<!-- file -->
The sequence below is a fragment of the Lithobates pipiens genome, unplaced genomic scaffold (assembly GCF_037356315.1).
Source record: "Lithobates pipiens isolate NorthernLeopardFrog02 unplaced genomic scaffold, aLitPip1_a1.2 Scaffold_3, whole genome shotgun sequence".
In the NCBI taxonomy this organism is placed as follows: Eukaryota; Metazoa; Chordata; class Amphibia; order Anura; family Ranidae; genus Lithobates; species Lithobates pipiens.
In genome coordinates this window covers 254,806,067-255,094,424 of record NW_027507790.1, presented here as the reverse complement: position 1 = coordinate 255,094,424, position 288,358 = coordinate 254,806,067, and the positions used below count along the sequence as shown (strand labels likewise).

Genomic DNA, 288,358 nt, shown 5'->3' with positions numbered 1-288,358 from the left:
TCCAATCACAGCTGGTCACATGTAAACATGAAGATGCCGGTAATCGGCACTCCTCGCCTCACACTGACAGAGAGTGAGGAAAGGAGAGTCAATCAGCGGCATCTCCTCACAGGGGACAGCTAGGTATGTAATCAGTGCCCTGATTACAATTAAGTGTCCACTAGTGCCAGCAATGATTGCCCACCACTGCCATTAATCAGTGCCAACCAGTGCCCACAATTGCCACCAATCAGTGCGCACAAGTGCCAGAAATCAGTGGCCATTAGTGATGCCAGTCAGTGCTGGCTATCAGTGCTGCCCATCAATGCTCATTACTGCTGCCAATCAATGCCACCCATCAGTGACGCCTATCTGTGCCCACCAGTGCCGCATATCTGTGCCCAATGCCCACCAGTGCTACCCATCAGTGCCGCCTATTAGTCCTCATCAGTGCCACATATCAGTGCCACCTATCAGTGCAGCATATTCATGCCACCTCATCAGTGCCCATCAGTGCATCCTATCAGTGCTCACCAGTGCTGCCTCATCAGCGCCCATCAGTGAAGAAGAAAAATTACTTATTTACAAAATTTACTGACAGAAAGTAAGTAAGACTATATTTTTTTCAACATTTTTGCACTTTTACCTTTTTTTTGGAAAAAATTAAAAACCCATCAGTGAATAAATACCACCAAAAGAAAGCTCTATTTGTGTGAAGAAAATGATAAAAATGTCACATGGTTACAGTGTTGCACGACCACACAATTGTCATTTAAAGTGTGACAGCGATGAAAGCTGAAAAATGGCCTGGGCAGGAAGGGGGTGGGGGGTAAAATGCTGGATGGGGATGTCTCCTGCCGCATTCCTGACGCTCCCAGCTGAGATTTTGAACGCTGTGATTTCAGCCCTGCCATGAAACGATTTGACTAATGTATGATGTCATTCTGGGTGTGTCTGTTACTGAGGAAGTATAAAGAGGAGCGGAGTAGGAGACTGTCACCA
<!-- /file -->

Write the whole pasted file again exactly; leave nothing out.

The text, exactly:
The sequence below is a fragment of the Lithobates pipiens genome, unplaced genomic scaffold (assembly GCF_037356315.1).
Source record: "Lithobates pipiens isolate NorthernLeopardFrog02 unplaced genomic scaffold, aLitPip1_a1.2 Scaffold_3, whole genome shotgun sequence".
In the NCBI taxonomy this organism is placed as follows: Eukaryota; Metazoa; Chordata; class Amphibia; order Anura; family Ranidae; genus Lithobates; species Lithobates pipiens.
In genome coordinates this window covers 254,806,067-255,094,424 of record NW_027507790.1, presented here as the reverse complement: position 1 = coordinate 255,094,424, position 288,358 = coordinate 254,806,067, and the positions used below count along the sequence as shown (strand labels likewise).

Genomic DNA, 288,358 nt, shown 5'->3' with positions numbered 1-288,358 from the left:
TCCAATCACAGCTGGTCACATGTAAACATGAAGATGCCGGTAATCGGCACTCCTCGCCTCACACTGACAGAGAGTGAGGAAAGGAGAGTCAATCAGCGGCATCTCCTCACAGGGGACAGCTAGGTATGTAATCAGTGCCCTGATTACAATTAAGTGTCCACTAGTGCCAGCAATGATTGCCCACCACTGCCATTAATCAGTGCCAACCAGTGCCCACAATTGCCACCAATCAGTGCGCACAAGTGCCAGAAATCAGTGGCCATTAGTGATGCCAGTCAGTGCTGGCTATCAGTGCTGCCCATCAATGCTCATTACTGCTGCCAATCAATGCCACCCATCAGTGACGCCTATCTGTGCCCACCAGTGCCGCATATCTGTGCCCAATGCCCACCAGTGCTACCCATCAGTGCCGCCTATTAGTCCTCATCAGTGCCACATATCAGTGCCACCTATCAGTGCAGCATATTCATGCCACCTCATCAGTGCCCATCAGTGCATCCTATCAGTGCTCACCAGTGCTGCCTCATCAGCGCCCATCAGTGAAGAAGAAAAATTACTTATTTACAAAATTTACTGACAGAAAGTAAGTAAGACTATATTTTTTTCAACATTTTTGCACTTTTACCTTTTTTTTGGAAAAAATTAAAAACCCATCAGTGAATAAATACCACCAAAAGAAAGCTCTATTTGTGTGAAGAAAATGATAAAAATGTCACATGGTTACAGTGTTGCACGACCACACAATTGTCATTTAAAGTGTGACAGCGATGAAAGCTGAAAAATGGCCTGGGCAGGAAGGGGGTGGGGGGTAAAATGCTGGATGGGGATGTCTCCTGCCGCATTCCTGACGCTCCCAGCTGAGATTTTGAACGCTGTGATTTCAGCCCTGCCATGAAACGATTTGACTAATGTATGATGTCATTCTGGGTGTGTCTGTTACTGAGGAAGTATAAAGAGGAGCGGAGTAGGAGACTGTCACCA